(4) We did no formal evaluation of this program. Informal feedback seems to indicate that the programs are successful, but in the long term there will need to be a way to do more formal evaluation. (For example, I envision the Extended Family group program as another form of small group ministry, filling a similar role to Covenant Groups or Evensong classes — formal evaluation will tell us if Extended Family groups do fill that role.) A proposed evaluation form may be found here, but note that the form is still under development and subject to change.
Extended Family Groups at a small church
As I had expected, the Extended Family program did not get off the ground at First Unitarian. While a few people expressed interest, the congregation was really too small (50 active members, a dozen or so shut-ins) for the concept to take hold. My guess is that you need at least a hundred active members (determine active members by average worship attendance for 52 weeks) to have enough people to form a single extended family. Remember that small churches act much like a big extended family!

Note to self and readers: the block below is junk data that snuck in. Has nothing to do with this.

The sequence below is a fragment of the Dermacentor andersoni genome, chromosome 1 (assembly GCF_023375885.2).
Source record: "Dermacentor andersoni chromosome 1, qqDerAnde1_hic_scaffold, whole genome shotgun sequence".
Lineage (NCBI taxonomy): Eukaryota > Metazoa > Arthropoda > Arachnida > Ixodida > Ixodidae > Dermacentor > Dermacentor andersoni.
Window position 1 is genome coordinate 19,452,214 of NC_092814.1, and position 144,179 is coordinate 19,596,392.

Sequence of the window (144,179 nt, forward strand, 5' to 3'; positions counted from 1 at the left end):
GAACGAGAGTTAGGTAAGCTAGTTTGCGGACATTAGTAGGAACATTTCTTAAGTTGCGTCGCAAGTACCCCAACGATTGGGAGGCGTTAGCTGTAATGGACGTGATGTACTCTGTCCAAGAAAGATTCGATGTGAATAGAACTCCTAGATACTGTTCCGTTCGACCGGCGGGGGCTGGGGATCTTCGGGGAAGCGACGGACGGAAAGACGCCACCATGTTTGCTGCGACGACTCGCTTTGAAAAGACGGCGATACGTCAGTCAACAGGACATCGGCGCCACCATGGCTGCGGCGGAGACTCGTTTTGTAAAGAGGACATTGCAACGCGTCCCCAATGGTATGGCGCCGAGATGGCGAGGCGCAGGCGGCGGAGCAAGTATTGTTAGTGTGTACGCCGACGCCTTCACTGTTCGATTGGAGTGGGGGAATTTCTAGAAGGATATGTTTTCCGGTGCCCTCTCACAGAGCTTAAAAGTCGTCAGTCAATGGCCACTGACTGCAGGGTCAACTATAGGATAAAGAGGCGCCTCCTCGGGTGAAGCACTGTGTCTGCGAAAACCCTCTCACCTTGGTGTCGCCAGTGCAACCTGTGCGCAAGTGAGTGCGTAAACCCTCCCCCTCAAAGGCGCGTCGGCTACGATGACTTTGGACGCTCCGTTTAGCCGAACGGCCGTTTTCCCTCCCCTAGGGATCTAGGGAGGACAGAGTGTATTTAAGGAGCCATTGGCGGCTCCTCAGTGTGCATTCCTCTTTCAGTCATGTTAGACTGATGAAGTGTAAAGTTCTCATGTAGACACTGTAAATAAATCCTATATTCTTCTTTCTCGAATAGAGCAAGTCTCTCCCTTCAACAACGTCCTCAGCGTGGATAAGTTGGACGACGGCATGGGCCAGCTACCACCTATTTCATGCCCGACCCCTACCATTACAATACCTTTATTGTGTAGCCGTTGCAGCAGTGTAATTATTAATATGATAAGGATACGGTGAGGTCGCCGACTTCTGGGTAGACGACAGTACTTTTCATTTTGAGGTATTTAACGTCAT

But for the record, here is the newsletter announcement we used:
New group forming at First Unitarian
Want to make connections with other people at church? Interested in meeting people from church of all different ages? Then you might be interested in being a part of an Extended Family Group.
An Extended Family Group is an intergenerational group of 10 to 12 people from at least four different unrelated households, who commit to sharing a meal once a month. The goal is to open up new connections between people at First Unitarian simply by sharing a meal and socializing informally.
Here's how the Extended Family Group will work at our church. The group will meet on once a month on a Sunday afternoon after church, and can meet either at the church or in people's homes. To start out, we're looking for a seven month commitment (May to November, with one month off in the summer). The meetings will last about two hours, long enough to share a meal and to spend some time talking or playing board games. All meals will be "pot luck," that is, every household brings a dish to share with everyone else. If you have any more questions, ask me for an information sheet that outlines exactly how the group will work.
If you're interested in joining the Extended Family Group, let me know as soon as possible. Just call the church office at 555-111-1212 and leave me a message.